May 24, 2013
Nail-biting day to the very end
By Carolina Barros
After an interminable day of nail-biting suspense, Venezuela’s National Electoral Council (CNE) finally anointed Hugo Chávez as the winner last night.
By 4pm the exit polls were starting to pour in, often in collision. Sources close to the Comando Venezuela headquarters of the Henrique Capriles Radonski campaign were giving a three-point edge to the Unity Panel candidate while Chávez’s Comando Carabobo showed the early results as pointing to a dead heat with 49 percent apiece. Was this draw designed to cloak a Chávez defeat? More nail-biting. Half an hour later another exit poll circulated giving a three-point margin to the Bolivarian over the “unitarian.” The atmosphere remained respectful, apart from a group of motor-cyclists reportedly crossing Caracas firing shots in the air. This “motorized gang” (as described by Armando Briquet, the Capriles campaign chief, in a press conference) was clearly with Chávez.
At 1.30pm comandante Chávez voted in the 23 de Enero parish, accompanied by his grandchildren, giving a family air to proceedings. At the ensuing press conference, Chávez looked confident — his entourage included Uruguayan first lady Lucia Topolansky (the wife of President José “Pepe” Mujica), Nobel Peace Prize winner Rigoberta Menchú, Colombian ex-senator Piedad Córdoba and Uruguayan writer Eduardo Galeano.
He ruled out the possibility of anybody succeeding him by saying: “My heir is the people... a collective noun.” He also referred to the fact that yesterday was the 15th election in 14 years as “an excess of democracy.”. Of course, a Yankee reference could not be absent although it was a benevolent one: “It was John Kennedy who told us that if the doors are shut on a peaceful revolution, a violent one will come.” True to his style, he could not help saying that in this election Venezuela had to choose between independence and becoming a colony, repeating: “we are a collective leadership, fortunately we do not depend on just one man.”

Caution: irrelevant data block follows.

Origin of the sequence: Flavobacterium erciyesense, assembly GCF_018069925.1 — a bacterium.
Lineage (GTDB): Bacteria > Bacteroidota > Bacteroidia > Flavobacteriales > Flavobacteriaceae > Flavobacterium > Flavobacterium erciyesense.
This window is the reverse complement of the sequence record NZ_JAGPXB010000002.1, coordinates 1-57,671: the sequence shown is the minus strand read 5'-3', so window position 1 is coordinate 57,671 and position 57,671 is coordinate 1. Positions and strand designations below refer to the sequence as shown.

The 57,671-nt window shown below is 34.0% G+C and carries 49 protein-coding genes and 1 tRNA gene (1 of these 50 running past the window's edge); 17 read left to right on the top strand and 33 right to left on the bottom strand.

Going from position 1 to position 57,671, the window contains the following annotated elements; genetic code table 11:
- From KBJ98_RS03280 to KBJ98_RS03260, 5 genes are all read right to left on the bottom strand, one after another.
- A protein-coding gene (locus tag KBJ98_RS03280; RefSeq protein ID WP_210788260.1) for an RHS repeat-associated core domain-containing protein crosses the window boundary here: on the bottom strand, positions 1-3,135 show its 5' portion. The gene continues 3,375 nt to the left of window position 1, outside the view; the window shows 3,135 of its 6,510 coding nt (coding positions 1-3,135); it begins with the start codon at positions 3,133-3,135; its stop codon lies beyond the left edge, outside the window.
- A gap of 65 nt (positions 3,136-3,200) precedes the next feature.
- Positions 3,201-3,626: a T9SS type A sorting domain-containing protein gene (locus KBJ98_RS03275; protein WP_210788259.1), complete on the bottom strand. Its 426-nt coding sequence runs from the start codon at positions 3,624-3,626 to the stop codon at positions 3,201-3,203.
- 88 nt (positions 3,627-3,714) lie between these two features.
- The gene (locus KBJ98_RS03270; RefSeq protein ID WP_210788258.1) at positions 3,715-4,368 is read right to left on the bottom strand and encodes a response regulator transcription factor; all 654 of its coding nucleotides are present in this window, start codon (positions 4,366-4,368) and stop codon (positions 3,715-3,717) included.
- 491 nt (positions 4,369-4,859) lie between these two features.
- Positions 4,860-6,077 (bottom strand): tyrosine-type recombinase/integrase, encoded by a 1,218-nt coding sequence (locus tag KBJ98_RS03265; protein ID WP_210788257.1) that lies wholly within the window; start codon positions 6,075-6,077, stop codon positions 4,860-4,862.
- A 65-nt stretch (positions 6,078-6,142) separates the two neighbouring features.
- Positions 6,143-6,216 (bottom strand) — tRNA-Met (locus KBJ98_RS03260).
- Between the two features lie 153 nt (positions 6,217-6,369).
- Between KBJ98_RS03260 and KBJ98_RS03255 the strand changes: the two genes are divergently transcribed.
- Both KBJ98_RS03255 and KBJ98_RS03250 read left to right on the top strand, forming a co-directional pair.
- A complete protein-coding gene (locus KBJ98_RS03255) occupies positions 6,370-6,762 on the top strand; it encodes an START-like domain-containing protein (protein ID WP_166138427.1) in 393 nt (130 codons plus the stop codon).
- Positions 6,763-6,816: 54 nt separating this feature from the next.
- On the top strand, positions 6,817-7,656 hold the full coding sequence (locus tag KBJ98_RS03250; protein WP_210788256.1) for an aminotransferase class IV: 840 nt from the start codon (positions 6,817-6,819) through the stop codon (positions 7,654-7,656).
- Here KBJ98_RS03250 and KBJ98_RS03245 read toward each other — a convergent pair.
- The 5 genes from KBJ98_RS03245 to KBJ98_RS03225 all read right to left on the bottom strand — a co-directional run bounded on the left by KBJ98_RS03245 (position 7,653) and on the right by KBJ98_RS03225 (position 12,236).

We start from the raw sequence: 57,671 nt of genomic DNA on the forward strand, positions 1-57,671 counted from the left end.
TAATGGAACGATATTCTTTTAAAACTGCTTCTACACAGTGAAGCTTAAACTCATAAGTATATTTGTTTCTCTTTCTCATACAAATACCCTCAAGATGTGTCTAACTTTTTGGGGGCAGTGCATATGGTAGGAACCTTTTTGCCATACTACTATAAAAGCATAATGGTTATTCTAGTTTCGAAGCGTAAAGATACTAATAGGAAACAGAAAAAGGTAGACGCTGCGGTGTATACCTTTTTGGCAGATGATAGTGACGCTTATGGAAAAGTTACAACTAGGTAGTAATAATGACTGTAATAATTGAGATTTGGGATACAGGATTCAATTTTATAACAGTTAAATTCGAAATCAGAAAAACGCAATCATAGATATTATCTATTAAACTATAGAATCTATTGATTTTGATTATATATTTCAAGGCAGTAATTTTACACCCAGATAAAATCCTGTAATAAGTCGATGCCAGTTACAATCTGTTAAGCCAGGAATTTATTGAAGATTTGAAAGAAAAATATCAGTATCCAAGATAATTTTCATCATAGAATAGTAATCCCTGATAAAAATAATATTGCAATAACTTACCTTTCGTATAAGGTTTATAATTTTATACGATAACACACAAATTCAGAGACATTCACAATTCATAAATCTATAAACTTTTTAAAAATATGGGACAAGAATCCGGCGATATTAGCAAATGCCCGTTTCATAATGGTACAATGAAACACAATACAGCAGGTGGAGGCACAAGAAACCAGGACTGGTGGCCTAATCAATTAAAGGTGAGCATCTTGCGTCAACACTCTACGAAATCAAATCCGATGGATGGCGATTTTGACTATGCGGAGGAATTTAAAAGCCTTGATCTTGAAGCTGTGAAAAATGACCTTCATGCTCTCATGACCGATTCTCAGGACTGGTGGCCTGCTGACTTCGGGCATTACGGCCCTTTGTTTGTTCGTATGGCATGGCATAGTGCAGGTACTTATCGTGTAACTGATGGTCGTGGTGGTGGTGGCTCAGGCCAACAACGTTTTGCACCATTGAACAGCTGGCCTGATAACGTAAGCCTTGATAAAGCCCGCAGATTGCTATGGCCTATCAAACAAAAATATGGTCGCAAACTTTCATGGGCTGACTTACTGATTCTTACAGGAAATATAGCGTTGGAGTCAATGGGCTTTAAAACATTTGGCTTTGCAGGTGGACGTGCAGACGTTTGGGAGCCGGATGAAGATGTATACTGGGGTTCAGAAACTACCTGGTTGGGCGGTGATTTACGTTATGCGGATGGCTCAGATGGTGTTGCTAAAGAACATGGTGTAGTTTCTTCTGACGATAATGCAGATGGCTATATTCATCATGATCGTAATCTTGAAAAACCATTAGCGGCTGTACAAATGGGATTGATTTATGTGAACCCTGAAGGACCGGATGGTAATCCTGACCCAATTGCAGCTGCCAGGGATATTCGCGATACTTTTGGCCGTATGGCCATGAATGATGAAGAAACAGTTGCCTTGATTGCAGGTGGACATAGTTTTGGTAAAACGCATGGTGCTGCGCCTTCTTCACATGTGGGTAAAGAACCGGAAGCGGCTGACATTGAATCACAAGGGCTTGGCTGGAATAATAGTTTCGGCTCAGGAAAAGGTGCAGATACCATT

Half an hour later, Henrique Capriles voted in Las Mercedes parish while his parents and a brother waited outside. He arrived at the polling-precinct respecting his personal little superstitions — he wore brown shoes and walked the last stretch. He gave his own press conference, pointing out that he had never lost an election (an election between two unbeaten candidates, he said, while adding “my rival may have lost the odd one” in reference to his defeat in the plebiscite of December, 2007). And, as if echoing the previous speech of Chávez, he spoke in collective terms, saying: “Today there are millions of David (as Capriles has been nicknamed for taking on a Goliath) and millions of Bolivars, today we are all heroes of the vote”.
“I aspire to be the president of everybody”, he concluded.
At 5.30pm, just half an hour before the polls closed, the secretary-general of the opposition Unity Panel held a press conference with the first indication of a historic election day: “We know that the turnout topped 75 percent.”
After 6pm the atmosphere changed. Just a few minutes after the polls closed, Armando Briquet, the Comando Venezuela campaign chief, emerged exuding “winner” vibes. The favourable exit polls were tweeted frantically while Briquet repeated: “We’re beating the historic records for turnout.” But he assured everyone that the candidate Capriles would only come out to greet his supporters after the release of the first CNE report (which always insisted that it would not issue its first report until it could count on a “firm” trend). He confirmed that the Venezuela and Carabobo commands were in contact and that they had agreed not to wait for votes abroad (estimated at around 100,000) to be counted before announcing the results.
A poker-faced Jorge Rodriguez, the Chávez campaign chief, then responded.
“It’s the biggest electoral turnout in Venezuelan history”, he assured from the Comando Carabobo before pronouncing those dreaded words: “the election is so close we’ll probably need a recount.”
While we settled in armchairs and ordered food to help pass the long hours until CNE issued the results, Chávez went on the air to request patience and calm from his Bolivarian crimson audience, from the country and the world.
Hours later, the CNE announced Chávez’s victory.